Talking about vaginas is something that causes many women to shutter in discomfort – so it may seem like an odd premise for a play. But “The Vagina Monologues” made the topic relatable, educational and funny.

The 2014 production of “The Vagina Monologues,” directed by Laney Graduate School doctoral student Ellie Anderson, ranged from solemnly serious to hysterically humorous as the performance educated and entertained all in attendance. The Center for Women at Emory and student organization Feminists in Action sponsored this year’s production.

“The Vagina Monologues,” a play by Eve Ensler, has been performed across the country at hundreds of universities, as well as in formal productions, to raise awareness about ending violence against women and girls.

What most people don’t realize, and what the Monologues attempt to show in spite of the gaudy title, are the daily hidden insecurities that many young women secretly share. The play illustrates the struggles of women across the world, while also celebrating the small successes that make the difficult journey of navigating womanhood worthwhile.

The “Monologues” consist of 12 stories presented from various viewpoints with different tones, lessons and connotations. Each monologue is performed by a different actress, and each actress comes from a unique place having had her own experiences, which lend to her representation of the story.

The stories stem from actual interviews of more than 200 women spanning all ages, religions, races and places.

The individual tales cover all sorts of embarrassing, uncomfortable and awkward issues that women deal with and think about daily. And sometimes, to be honest, it’s just nice to know we aren’t alone in those feelings.

The evening’s first performance came from Janetta Hill, a poet from Atlanta Word Works, who read a touching and all-too-true poem about women’s body image issues and insecurities.

Hill’s powerful delivery of each line about how women and girls are judged by men and how “society tells us we did it to ourselves” gave me chills.

All the actors then appeared on the stage and gave an overview of exactly what “The Vagina Monologues” were and what the audience could expect to see (and hear) that evening.

The first monologue of the evening, entitled “Hair,” was delivered by College sophomore Rupsha Basu. Basu’s blunt and extremely matter-of-fact tone perfectly fit the role of a woman dealing with a cheating husband.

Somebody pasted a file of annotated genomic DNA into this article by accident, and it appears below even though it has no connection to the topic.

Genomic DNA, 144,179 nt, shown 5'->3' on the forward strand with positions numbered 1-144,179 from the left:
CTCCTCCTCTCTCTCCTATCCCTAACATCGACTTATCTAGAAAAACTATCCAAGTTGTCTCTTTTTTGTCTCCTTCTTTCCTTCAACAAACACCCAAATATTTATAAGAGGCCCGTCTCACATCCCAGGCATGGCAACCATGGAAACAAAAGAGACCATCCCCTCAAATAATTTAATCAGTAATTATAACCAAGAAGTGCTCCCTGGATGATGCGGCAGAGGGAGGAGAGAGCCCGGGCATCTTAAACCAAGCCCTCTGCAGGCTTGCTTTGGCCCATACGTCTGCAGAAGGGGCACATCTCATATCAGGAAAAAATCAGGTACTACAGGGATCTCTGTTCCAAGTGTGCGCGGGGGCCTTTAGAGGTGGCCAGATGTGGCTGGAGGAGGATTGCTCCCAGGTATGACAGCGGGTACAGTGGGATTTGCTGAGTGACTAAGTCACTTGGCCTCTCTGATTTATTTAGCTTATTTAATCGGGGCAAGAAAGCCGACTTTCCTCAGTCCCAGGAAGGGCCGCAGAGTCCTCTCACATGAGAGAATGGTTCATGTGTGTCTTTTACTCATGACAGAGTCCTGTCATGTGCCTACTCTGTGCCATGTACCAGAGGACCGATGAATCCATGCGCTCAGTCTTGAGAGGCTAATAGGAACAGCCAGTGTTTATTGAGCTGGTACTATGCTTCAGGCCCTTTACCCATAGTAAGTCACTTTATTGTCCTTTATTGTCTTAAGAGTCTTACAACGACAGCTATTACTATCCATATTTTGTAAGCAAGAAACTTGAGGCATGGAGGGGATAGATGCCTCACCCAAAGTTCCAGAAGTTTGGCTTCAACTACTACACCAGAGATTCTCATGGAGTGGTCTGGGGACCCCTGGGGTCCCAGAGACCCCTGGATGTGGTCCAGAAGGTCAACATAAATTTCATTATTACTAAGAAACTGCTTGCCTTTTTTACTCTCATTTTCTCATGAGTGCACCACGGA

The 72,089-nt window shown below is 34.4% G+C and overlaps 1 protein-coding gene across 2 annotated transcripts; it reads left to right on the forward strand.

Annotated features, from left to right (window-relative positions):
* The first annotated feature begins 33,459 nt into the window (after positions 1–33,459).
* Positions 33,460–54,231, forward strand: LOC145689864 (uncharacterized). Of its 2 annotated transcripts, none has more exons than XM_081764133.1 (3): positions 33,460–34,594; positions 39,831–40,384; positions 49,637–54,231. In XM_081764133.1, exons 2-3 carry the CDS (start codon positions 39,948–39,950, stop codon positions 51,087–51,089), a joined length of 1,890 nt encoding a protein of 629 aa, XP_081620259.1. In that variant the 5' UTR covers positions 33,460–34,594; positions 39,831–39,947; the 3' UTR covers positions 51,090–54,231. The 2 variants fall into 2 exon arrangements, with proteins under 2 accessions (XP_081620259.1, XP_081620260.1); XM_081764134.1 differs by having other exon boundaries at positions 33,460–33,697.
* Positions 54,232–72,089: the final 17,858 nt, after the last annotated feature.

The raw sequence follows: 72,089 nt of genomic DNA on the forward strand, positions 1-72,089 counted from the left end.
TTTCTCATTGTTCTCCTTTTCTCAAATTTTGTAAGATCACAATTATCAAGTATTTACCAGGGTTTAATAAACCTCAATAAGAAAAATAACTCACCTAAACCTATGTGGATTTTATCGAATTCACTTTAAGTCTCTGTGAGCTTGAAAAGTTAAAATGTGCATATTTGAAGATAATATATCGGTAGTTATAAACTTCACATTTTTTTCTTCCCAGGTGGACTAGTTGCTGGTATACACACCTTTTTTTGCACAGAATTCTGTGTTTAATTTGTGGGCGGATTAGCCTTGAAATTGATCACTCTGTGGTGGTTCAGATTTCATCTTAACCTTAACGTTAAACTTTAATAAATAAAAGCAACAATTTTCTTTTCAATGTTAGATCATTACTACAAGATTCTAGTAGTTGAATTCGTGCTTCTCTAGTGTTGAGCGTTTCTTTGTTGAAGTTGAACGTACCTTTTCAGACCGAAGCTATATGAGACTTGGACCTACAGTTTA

One actress in particular stood out as she explained to the audience, with assistance from other cast members, multiple derivations of moans that one might hear or make when experiencing pleasure.

Jonelle McKenzie, an administrative professional with the Office of Quality at Emory Healthcare, ruled the stage with a leather whip and a voracious attitude.

Her version of the monologue, titled “The Woman Who Loved to Make Vaginas Happy,” was definitely a crowd-pleaser.

For example, the “Emory moan,” which included repeating, “I should be studying, I should be studying,” coerced a boisterous laugh out of many Emory students and even other attendees.

Another notable performance came from College freshman Sloan Krakovsky, who gave her rendition of “Because He Liked to Look at It.”

The monologue’s story about a man who spends hours looking at a woman’s vagina before agreeing to have sex with her is beautiful, raw and honest.

Krakovsky’s charisma combined with her dry sense of humor created the perfect setting for the story; not to mention that her facial expressions were outstanding.

About halfway through the performance, the mood took a turn toward the dark side as the monologues began to explore themes of sexual violence against women.

One monologue in particular, “My Vagina Was My Village,” performed in tandem by College sophomore Janay Harris and College senior Maddy Melnick, detailed one Bosnian woman’s grueling experience being sexually assaulted by multiple assailants.

While the story is difficult to hear, it is a testament to a woman’s ability to stand up for herself and prove that she is not defined by her assault. Her attackers didn’t break her, despite their aggressive attempts. She is a survivor.

One final notable monologue that stood out among all the rest was “They Beat the Girl Out of my Boy” delivered by Laney Graduate student Samantha Allen.

As Allen’s biography in the program states, she crowd-funded her sex reassignment surgery last fall to biologically become the woman she always identified as.

Allen’s performance was especially moving, as she can relate firsthand to the ridicule and abuse detailed in the monologue.

The more immersed she became in telling her story, the more emotional she became and the more audience members hung on to every word. From mentioning that her lieutenant father paid for her reassignment surgery to recalling positive and friendly reactions of “you have a beautiful daughter” that she heard from her parents’ friends at church, her story is truly moving.

“The Vagina Monologues” concluded with “I Was There in the Room” performed by first year pre-nursing student Kayley Scruggs.

This story about a grandmother witnessing the birth of her grandchild is both miraculous and eye-opening. The story teaches us that we should be in awe of women and the truly incredible abilities that their bodies possess.

Overall, “The Vagina Monologues” did not disappoint. It certainly left me applauding wholeheartedly in support of women and our right to be, well, women.

– By Annie McNutt

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